YO SOY LO QUE SOY
There are approximately 300 people in the world who suffer from a rare genetic disorder which prevents the process of full growth, called the Laron syndrome. In a remote region of southern Ecuador, there are roughly 100 people with this condition. German photographer Charlotte Schmitz (b. 1988) traveled to Ecuador to meet some members of this community and portrayed them for her series Yo Soy lo Que Soy (Spanish for ‘I Am Who I Am’). The photographs show people with Laron syndrome going about their daily lives and posing within their home environment, with their families and friends.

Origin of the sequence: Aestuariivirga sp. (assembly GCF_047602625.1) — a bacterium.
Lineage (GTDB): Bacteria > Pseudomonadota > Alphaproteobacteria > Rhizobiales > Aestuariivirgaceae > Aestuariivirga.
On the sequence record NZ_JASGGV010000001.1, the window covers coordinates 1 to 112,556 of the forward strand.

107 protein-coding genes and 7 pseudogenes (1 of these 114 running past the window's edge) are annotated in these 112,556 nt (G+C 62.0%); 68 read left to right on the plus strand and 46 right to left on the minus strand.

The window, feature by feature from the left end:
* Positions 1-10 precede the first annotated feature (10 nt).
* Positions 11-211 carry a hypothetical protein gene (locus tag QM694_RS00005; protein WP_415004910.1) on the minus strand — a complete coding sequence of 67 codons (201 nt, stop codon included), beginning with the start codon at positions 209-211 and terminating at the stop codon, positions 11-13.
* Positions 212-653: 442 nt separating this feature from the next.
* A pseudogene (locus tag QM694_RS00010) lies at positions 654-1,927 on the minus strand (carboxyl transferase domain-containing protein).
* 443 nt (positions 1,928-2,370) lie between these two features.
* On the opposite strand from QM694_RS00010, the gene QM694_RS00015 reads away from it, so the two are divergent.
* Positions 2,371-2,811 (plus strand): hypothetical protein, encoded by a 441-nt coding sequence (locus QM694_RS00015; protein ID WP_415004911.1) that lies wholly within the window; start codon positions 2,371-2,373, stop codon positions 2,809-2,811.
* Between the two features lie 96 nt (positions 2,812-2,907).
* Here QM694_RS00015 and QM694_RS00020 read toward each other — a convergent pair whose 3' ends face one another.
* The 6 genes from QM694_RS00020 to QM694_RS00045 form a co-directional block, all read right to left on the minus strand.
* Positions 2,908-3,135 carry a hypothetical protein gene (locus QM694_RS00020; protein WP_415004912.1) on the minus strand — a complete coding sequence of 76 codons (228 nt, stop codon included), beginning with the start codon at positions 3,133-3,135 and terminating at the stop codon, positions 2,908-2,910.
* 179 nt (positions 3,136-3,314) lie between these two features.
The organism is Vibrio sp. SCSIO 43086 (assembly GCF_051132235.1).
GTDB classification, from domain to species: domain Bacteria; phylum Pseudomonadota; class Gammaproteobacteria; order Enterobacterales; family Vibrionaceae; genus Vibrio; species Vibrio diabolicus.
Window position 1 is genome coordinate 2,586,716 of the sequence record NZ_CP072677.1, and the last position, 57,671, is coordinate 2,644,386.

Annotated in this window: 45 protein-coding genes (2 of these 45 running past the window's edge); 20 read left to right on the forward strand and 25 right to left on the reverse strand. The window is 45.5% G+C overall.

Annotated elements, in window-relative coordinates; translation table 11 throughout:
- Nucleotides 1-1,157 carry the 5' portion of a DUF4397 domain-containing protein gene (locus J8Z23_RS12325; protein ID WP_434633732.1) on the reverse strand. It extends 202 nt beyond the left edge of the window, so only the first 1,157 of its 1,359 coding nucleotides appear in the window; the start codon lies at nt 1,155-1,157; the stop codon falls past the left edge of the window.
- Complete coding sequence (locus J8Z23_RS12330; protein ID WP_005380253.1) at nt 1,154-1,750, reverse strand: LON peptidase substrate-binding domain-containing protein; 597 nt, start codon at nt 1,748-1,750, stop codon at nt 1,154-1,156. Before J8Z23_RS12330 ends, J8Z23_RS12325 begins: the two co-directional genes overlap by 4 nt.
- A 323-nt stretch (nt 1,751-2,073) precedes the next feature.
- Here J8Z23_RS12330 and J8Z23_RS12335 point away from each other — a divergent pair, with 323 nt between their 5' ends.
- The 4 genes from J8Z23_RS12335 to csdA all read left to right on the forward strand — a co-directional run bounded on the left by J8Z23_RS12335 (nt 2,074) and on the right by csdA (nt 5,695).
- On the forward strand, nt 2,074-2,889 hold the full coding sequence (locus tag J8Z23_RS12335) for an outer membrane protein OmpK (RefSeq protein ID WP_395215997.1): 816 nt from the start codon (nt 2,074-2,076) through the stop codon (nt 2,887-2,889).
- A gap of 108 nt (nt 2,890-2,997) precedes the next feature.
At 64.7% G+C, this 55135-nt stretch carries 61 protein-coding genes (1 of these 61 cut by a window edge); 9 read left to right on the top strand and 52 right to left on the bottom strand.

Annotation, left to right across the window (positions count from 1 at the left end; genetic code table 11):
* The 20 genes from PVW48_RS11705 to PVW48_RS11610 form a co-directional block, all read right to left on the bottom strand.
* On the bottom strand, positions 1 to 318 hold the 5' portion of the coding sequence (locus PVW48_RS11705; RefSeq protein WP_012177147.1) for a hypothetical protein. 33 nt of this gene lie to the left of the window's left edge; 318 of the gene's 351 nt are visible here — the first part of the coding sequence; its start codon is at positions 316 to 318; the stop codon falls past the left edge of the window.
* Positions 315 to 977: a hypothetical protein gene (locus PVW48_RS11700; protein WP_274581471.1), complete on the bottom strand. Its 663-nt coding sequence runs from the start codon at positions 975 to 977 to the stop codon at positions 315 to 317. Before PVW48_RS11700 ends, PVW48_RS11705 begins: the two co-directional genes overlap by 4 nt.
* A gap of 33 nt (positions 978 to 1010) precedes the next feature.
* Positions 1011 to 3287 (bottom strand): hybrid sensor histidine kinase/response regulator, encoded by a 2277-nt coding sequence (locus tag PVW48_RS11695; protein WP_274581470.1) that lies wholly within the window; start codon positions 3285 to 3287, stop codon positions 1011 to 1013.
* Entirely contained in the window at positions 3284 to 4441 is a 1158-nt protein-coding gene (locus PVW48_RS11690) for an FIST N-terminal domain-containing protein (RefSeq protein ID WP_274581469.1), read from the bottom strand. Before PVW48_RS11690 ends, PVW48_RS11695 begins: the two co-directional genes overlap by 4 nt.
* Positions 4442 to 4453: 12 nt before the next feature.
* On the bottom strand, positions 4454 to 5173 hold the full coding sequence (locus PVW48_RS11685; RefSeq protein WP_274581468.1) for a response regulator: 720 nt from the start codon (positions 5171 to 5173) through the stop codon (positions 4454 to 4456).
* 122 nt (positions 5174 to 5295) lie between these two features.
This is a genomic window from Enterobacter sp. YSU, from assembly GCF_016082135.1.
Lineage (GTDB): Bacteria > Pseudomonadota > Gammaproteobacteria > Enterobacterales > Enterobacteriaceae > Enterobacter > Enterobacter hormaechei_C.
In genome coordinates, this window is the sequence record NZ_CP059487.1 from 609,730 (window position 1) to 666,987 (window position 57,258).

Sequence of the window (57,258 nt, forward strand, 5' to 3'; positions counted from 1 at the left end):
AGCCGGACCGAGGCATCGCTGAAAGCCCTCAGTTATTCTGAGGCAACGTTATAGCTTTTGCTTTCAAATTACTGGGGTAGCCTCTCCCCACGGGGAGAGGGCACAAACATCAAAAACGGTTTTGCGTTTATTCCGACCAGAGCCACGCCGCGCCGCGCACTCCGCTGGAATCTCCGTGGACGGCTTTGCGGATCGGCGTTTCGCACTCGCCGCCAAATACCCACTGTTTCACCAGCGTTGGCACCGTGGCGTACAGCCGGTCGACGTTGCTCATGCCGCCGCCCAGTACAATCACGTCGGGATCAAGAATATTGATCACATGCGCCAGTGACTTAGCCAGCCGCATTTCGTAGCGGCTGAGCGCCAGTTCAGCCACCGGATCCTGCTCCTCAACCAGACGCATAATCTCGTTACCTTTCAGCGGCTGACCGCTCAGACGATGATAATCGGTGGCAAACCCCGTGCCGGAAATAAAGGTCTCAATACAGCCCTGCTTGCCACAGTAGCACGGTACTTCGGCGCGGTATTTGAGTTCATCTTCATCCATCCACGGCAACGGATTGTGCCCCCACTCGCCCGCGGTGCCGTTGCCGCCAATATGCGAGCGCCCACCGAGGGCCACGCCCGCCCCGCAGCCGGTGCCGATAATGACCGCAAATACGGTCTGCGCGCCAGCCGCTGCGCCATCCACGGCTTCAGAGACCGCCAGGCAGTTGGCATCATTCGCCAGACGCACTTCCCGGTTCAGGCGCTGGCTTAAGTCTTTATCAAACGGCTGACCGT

In her project statement, Schmitz details the account of how these people were convinced by a local doctor to participate in a series of experiments and research to discover new treatments for their condition, with the hope of receiving a hormonal cure that could help them grow. Despite the fact that the research resulted in the development of a medication for the syndrome, and the doctor benefitting financially from his research, the treatment never reached the people of the region. At a cost of $10,000 per patient, the medicine is impossibly expensive. Feeling exploited by the doctor, the people experienced a lot of anger and resignation that had agreed to be the object of his research. Schmitz spoke to a boy who never received the treatment that would make him grow larger, who end the end stated that he no longer wanted to grow. He said: “I am proud to be who I am”.